Thus, it may be easier to defend against implementation flaw attacks since these attacks may use common attributes to exploit a software weakness. Application level and flooding attacks, on the other hand, may be more difficult to defend against when protecting SIP devices. Flooding attacks may be especially difficult because even the best-maintained system may become congested, thus denying service to legitimate users. The challenge is to distinguish between legitimate and malicious traffic and then prevent the malicious traffic from flooding the victim.

Given the diversity and broad range of attack methodologies, the systems and methods described herein focus on specific vulnerabilities that may be used by attackers for launching DoS attacks. Specifically, the systems and methods may detect and prevent lack of identity assurance-related vulnerabilities. An “identity,” as the term is used herein, is to be broadly interpreted to include any end-point's source IP address. Many of the attacks described above may spoof the identity of the end users that originate SIP requests. A common vulnerability to SIP over User Datagram Protocol (UDP) may be the ability to spoof SIP requests resulting in several vulnerabilities (e.g., SIP spoof attacks, registration/call hijacking, session teardown, request flooding, error message flooding, SIP method vulnerabilities, etc.).

To defend against the above vulnerabilities, firewall 135 may provide, as shown in FIG. 3, a rule-based detection and prevention (or mitigation) filter, i.e., a return routability check filter 300. Generally, return routability check filter 300 may use SIP's digest authentication mechanism for UDP, may use null authentication when a shared secret is not established, and may filter spoofed sources.

Although FIG. 3 shows an exemplary component of firewall 135, in other implementations firewall 135 may contain additional components that may permit detection and prevention of DoS attacks. In still other implementations, one or more components of firewall 135 may perform the tasks performed by other components of firewall 135.

Return routability check filter 300 may filter spoofed SIP requests as they enter the protected perimeter at carrier class rates. By ensuring that the identity of the SIP request is not spoofed, return routability check filter 300 may protect SIP entities against attacks such as registration hijacking and spoofed SIP INVITE request floods. Return routability check filter 300 may use three mechanisms to detect spoofed SIP identities.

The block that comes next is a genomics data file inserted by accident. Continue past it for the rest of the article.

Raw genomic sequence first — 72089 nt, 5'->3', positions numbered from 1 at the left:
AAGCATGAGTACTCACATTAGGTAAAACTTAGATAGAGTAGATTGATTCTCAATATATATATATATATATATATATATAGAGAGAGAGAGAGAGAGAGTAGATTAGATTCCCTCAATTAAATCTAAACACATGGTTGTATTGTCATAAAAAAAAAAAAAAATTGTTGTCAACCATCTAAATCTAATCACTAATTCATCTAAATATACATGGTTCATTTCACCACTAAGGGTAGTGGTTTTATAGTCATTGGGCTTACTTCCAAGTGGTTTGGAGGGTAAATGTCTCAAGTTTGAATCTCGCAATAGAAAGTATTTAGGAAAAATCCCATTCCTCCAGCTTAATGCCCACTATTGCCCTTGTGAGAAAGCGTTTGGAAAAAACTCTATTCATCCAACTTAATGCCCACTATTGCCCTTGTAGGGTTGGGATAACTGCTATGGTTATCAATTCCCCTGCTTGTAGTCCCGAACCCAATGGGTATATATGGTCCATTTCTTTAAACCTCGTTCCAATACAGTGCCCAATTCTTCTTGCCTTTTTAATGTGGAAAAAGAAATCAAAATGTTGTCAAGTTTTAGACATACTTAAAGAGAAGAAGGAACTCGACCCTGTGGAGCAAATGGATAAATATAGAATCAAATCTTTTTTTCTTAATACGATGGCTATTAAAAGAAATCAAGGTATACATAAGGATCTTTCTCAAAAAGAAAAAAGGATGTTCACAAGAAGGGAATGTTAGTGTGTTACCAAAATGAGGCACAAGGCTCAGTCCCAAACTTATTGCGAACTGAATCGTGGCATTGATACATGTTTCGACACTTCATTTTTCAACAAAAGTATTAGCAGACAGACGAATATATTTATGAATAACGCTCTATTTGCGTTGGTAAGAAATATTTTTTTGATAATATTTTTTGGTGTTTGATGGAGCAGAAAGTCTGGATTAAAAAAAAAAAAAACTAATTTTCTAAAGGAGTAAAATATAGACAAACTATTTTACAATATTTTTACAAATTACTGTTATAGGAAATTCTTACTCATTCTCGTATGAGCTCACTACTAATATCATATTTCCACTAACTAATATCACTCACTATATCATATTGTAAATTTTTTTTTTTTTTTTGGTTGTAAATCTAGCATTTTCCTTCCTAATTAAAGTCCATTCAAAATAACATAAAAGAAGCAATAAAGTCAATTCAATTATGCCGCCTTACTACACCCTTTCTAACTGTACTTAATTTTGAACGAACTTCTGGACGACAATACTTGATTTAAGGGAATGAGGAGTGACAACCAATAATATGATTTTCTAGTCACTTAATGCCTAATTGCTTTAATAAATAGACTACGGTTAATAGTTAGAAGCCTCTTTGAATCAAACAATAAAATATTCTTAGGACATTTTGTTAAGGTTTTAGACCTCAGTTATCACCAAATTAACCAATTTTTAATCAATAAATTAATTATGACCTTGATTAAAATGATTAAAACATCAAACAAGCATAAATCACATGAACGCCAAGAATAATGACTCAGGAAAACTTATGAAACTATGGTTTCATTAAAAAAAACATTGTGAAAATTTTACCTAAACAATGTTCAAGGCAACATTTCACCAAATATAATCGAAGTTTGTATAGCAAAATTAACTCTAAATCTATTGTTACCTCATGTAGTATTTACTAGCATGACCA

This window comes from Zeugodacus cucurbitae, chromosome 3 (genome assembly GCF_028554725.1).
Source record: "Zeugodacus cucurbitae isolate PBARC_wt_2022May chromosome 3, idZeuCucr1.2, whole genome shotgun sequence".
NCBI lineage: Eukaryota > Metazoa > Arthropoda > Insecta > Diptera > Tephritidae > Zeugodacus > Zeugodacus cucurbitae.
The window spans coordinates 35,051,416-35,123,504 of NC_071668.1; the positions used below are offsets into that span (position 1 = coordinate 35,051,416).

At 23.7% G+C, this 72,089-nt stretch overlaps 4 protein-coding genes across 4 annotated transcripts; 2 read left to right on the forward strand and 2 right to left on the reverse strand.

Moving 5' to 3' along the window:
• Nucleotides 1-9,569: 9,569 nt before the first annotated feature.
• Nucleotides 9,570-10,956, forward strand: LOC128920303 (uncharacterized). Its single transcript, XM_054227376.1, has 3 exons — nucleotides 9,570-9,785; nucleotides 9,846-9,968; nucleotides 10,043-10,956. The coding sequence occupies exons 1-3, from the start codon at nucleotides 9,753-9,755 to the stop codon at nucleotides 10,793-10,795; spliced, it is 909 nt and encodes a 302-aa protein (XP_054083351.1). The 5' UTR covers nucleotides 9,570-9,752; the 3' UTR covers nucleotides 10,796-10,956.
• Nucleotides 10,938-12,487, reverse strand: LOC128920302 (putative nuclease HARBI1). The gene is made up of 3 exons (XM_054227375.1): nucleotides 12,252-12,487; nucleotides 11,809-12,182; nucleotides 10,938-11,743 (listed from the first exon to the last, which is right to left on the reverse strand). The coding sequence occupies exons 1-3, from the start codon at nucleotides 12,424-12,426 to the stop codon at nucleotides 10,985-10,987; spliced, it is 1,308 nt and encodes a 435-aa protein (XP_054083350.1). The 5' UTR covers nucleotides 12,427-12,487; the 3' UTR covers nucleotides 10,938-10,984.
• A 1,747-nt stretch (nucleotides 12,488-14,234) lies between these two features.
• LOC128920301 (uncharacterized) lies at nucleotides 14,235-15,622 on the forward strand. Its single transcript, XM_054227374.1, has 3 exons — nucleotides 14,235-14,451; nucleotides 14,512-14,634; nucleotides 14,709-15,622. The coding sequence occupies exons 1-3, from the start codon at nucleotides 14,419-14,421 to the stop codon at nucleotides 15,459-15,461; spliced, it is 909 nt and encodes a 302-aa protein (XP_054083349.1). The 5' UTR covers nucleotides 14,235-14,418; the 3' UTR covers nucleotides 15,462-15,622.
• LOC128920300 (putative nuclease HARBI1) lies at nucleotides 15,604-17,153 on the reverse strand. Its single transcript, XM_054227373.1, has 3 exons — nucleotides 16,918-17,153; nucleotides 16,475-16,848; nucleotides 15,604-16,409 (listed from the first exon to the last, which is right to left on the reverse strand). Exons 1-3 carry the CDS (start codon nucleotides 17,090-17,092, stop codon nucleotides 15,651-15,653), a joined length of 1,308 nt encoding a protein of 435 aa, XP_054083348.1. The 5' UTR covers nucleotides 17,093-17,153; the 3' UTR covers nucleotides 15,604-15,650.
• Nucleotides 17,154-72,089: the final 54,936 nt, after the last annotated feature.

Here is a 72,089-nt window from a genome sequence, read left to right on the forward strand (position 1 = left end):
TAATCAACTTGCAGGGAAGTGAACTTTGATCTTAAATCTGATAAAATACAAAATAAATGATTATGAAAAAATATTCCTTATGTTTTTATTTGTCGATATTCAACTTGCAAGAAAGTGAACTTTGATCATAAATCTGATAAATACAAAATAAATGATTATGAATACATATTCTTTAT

A first mechanism used by return routability check filter 300 may include a SIP digest authentication mechanism for UDP. By using the SIP digest authentication mechanism, return routability check filter 300 may test return routability to an end point (e.g., untrusted client 110) that sent a SIP request. This may reduce the chances of the end-point source address being spoofed. SIP may provide a stateless, challenge-based mechanism for authentication that may be based on hypertext transfer protocol (HTTP) authentication. If SIP proxy 130 receives a SIP request, return routability check filter 300 may challenge the initiator of the request to provide assurance of its identity. The challenge may be sent in a “Proxy-Authorization” header field of a “407” “Proxy Authentication Required” response. The initiator may retry the SIP request with the proper credentials, e.g., a pre-shared secret (i.e., a password), in a “Proxy-Authorization” header field. The digest authentication mechanism may provide message authentication and may replay protection without message integrity or confidentiality.

A second mechanism used by return routability check filter 300 may include a “null authentication” mechanism that may authenticate an “anonymous” username with no password pre-shared secret (e.g., a password of “ ”). Return routability check filter 300 may therefore support “null authentication” in order to perform the routability check. To prevent state exhaustion in SIP proxy 130, return routability check filter 300 may keep no state until return routability is established.